With their cinematic universe culminating in Avengers: Endgame, it makes sense that Marvel Studios would use its fourth phase of films to step back and focus on developing new characters and new stories, explored by new and exciting directors. Enter Destin Daniel Cretton, a director mostly known for character dramas like Short Term 12 and Just Mercy. Cretton may seem like an unusual choice at first but the director brings a lot of character, heart and pathos to Shang-Chi and the Legend of the Ten Rings that brings this fantastical Marvel adventure to life.
The film follows Shang-Chi (Simu Liu), who works as a valet driver with his best friend Katy (Awkwafina) in post-“Blip” San Fransisco. When agents of the Ten Rings organisation turn up on his doorstep though, Shang-Chi must face the past he ran away from ten years ago. His father (Tony Leung), the leader of the Ten Rings, is determined to bring his family back together again – but what for? It’s certainly one complicated family reunion…
To say too much more would begin to spoil some of the more interesting developments in the film and while I’m sure some of the narrative turns won’t please all, the ultimate conflict of the film feels refreshingly different for this franchise. As a whole, this felt very distinct from the rest of the Marvel Cinematic Universe. Perhaps the film’s greatest strength – and weakness – is the core family dynamic between Shang-Chi, his father Wenwu and his sister Xialing (Meng’er Zhang), which Destin Daniel Cretton explores in some really interesting ways, but still feels restrained by the need to keep the pace up and get back to the plot and the action. There’s a lot of nuance here, even if it isn’t explored in as much depth as I would have liked. Shang-Chi still has to include all of the humour, heart and big action expected from a Marvel blockbuster, and so the character development sometimes takes a back seat to the other key aspects.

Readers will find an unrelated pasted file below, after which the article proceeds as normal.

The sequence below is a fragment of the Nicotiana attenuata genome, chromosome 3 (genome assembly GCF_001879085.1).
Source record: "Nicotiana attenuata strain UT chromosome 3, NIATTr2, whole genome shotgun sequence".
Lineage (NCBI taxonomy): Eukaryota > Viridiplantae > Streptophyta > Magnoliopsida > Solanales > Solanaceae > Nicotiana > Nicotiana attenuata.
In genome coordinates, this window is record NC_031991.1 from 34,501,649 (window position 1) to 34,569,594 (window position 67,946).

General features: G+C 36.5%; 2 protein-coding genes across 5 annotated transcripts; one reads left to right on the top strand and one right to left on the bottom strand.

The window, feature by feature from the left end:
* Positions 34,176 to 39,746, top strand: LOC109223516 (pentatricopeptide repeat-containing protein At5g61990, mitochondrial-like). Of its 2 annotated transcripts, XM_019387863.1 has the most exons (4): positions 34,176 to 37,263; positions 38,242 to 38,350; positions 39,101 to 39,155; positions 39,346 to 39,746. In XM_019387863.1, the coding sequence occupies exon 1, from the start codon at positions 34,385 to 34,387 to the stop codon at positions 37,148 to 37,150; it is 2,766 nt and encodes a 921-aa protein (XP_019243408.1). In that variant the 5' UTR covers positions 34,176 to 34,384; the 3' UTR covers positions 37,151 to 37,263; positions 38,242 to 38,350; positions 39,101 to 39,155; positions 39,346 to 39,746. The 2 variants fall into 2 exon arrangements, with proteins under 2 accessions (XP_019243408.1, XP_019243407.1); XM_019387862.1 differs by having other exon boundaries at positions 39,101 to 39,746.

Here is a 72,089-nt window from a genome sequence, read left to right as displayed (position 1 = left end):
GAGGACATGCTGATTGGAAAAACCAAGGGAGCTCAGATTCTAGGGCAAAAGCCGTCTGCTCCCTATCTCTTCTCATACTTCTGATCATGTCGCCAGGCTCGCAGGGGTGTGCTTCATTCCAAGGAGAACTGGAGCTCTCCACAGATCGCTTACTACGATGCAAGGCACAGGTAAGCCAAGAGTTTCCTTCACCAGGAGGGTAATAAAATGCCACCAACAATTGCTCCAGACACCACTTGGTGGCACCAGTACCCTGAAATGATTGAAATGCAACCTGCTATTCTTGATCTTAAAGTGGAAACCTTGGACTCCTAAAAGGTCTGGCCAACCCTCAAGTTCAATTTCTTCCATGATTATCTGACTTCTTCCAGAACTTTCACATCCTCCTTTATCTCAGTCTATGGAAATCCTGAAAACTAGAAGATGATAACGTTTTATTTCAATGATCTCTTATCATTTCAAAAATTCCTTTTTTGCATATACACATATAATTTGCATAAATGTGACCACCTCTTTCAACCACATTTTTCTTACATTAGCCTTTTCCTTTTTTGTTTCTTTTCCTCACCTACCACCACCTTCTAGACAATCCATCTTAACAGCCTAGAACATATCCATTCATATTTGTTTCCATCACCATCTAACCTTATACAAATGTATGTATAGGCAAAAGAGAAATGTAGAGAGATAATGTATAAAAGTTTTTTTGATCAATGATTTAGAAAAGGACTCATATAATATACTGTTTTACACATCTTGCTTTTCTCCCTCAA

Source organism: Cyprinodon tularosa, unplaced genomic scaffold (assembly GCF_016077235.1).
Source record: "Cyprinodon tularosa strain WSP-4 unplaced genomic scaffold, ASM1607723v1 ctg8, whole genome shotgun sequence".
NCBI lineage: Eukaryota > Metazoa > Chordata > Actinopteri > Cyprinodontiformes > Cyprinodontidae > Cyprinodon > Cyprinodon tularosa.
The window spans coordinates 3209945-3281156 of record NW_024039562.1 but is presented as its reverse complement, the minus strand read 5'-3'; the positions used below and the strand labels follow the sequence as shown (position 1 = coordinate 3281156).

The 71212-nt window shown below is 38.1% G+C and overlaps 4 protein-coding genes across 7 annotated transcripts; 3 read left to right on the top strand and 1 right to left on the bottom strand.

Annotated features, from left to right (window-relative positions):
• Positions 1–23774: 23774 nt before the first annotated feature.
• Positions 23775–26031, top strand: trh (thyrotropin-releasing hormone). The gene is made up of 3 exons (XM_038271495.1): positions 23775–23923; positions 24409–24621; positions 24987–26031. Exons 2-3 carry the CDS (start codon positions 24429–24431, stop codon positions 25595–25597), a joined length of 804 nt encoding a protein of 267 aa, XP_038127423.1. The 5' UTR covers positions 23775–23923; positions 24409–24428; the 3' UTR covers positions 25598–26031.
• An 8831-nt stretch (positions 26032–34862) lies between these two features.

Simu Liu proves himself to be a born action star as Shang-Chi; he’s utterly committed to the fight sequences, and with choreography this complex, it’s a huge achievement. This is made harder by the fact that his face is never hidden behind a mask, and the action is shot in long, flowing takes by cinematographer William Pope. It’s consistently impressive, with some of the best action in any Marvel film and I wouldn’t be too surprised if this kicks off an action movie star career for Liu.
Tony Leung is brilliant as Wenwu delivering a rich performance with a character who could so easily come across as one-note. Many fans will be expecting the Mandarian, but Leung’s character is someone infinitely more compelling – and threatening. If there is one aspect lacking to his character, it’s that the Ten Rings as an organisation isn’t explored in any particular detail, instead keeping the focus on Wenwu himself and his connection with the physical Ten Rings as the source of his power. Awkwafina meanwhile brings some much-needed humour and warmth to her role as Katy, acting as an audience surrogate for much of the film; I really hope she returns in future instalments.
Shang-Chi and the Legend of the Ten Rings is a great action blockbuster from Marvel Studios. The premise is engaging, there’s a unique vibe to the whole film, the cast are terrific, the fight sequences look great and the ending promises even more exciting stories to come. I do wish that the film had focused a little more on the interesting character dynamics, as some arcs feel somewhat unresolved by the end, but the nuance that Destin Daniel Cretton brings is great. There’s exciting narrative developments in the film that I don’t want to spoil here, but Shang-Chi never fails at being highly entertaining!